More MS news articles for January 2001

Community Services For UK Patients With Multiple Sclerosis Remain Uncertain

By Veronica Rose

SA DGReview of :"Community services in multiple sclerosis: still a matter of chance"
Journal of Neurology, Neurosurgery, & Psychiatry

Community based patients with multiple sclerosis are not apparently receiving the services they require in the United Kingdom, according to recent research.

Dr. Alan Thompson and Dr. JA Freeman from the Institute of Neurology in London designed a study to establish what percentage of patients had their multiple specific needs provided for, following the transition from hospital to community care.

Participants included 150 subjects clinically diagnosed with multiple sclerosis. A structured questionnaire was used to determine their present use of out-patient and community services and what home modifications were in place. Researchers also measured disability, handicap and emotional status.

Beyond contact with their general practitioner, 45 percent received no community services. Thirty-nine percent with moderate disability and 12 percent with severe disability did not receive any community services.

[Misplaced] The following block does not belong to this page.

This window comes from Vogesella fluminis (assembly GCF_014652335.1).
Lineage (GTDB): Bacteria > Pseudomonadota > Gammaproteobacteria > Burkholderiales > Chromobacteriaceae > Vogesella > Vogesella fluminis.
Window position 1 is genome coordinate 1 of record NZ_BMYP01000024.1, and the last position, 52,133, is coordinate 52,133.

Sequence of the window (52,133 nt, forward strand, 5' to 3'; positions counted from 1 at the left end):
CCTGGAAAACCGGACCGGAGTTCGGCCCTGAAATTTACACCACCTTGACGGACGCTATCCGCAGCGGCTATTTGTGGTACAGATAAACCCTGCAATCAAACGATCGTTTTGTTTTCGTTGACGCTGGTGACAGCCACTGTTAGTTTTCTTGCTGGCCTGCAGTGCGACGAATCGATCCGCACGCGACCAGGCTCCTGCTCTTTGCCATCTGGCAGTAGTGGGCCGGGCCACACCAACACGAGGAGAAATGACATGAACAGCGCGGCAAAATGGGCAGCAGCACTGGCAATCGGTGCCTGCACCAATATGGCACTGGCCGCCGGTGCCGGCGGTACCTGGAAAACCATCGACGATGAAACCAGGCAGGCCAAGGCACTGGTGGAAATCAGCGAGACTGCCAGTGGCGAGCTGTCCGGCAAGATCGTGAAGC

Among those who received services, 17 percent were in contact with a community nurse and 33 percent had a care attendant or home help.

Of the remedial therapy provisions, 23 percent had contact with a physiotherapist and 21 percent with an occupational therapist. Only ten percent had contact with a social worker.

Modifications were undertaken in the homes of 58 percent of patients as a direct result of their diagnosis. However, the correlation between their level of disability, the number of services required and adaptations provided was only moderate (R= 0.58 and 0.54, respectively).

The relation between the level of service received and age (r=0.12), living alone (r=0.16) and emotional status (r=0.10) was considered negligible.

Considering that the emphasis has shifted from hospital to community care, the researchers concluded that their results raise questions relative to the allocation of resources. Furthermore, an urgent need for review of community services is highlighted.

Journal of Neurology, Neurosurgery and Psychiatry 2000 Vol 69 pp 728- 732. "Community services in multiple sclerosis: still a matter of chance"